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December 20, 2005


I appreciate your sentiment, although I would not accuse Bloomberg (of all people) of lacking balls. Tough to make a case for that. I think he simply lacks the authority to fire these workers - they do not come under his jurisdiction.

Snitch has a point, and it's a significant one. The MTA is a state entity, not a city one, so Bloomberg has no authority in negotiations, and cannot take action against the strikers. (What he has done, rather ingeneously, is to file suit against them -- as he said, "Everyone in New York seems to file a lawsuit when they don't get their way, so we have done the same.") This is where the $1 Million-a-day judgement has come in.

The strike is illegal by the Taylor Law, but not for any particular reason, good or otherwise. The Taylor Laws were written after the 1966 strike, and attempts to jail usnion heads have frequently turned sympathy towards the strikers (Joe Quill got to be on the front of the tabloids from his jail cell, calling himself a political prisoner, and Touissant would certainly welcome the chance). So not jailing the union heads is a political decision based on experience.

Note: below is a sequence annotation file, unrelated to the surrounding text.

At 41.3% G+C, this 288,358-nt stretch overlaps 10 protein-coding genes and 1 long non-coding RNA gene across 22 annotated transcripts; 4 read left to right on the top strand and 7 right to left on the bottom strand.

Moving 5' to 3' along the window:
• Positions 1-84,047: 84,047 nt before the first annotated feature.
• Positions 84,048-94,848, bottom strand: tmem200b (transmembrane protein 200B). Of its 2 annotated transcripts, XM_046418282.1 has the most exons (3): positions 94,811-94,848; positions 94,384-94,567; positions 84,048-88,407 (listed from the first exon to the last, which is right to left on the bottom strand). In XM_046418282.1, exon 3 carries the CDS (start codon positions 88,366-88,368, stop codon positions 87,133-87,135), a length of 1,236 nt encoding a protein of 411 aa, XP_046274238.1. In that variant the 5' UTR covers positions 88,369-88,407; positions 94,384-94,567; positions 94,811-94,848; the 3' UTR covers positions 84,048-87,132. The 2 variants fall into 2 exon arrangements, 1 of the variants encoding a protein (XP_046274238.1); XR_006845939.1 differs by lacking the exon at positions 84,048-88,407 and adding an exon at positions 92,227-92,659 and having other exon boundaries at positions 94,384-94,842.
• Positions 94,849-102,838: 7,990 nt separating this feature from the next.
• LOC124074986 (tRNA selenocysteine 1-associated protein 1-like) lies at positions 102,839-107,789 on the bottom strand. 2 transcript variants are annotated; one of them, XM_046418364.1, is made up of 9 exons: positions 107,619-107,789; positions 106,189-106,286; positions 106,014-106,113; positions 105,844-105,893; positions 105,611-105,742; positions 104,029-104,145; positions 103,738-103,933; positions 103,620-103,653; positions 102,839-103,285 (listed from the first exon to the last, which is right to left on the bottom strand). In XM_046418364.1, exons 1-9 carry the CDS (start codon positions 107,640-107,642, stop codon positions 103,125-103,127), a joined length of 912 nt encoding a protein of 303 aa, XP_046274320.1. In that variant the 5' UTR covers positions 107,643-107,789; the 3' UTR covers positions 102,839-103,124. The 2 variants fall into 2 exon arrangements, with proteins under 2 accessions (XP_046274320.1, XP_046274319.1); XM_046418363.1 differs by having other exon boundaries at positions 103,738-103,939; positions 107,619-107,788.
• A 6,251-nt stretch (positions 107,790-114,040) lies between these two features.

The real argument that the strike presents is the opportunity to restructure the MTA as a city, rather than a state, agency. Just as Bloomberg took over the school system, he needs to use this opportunity to let the city control its own subway.

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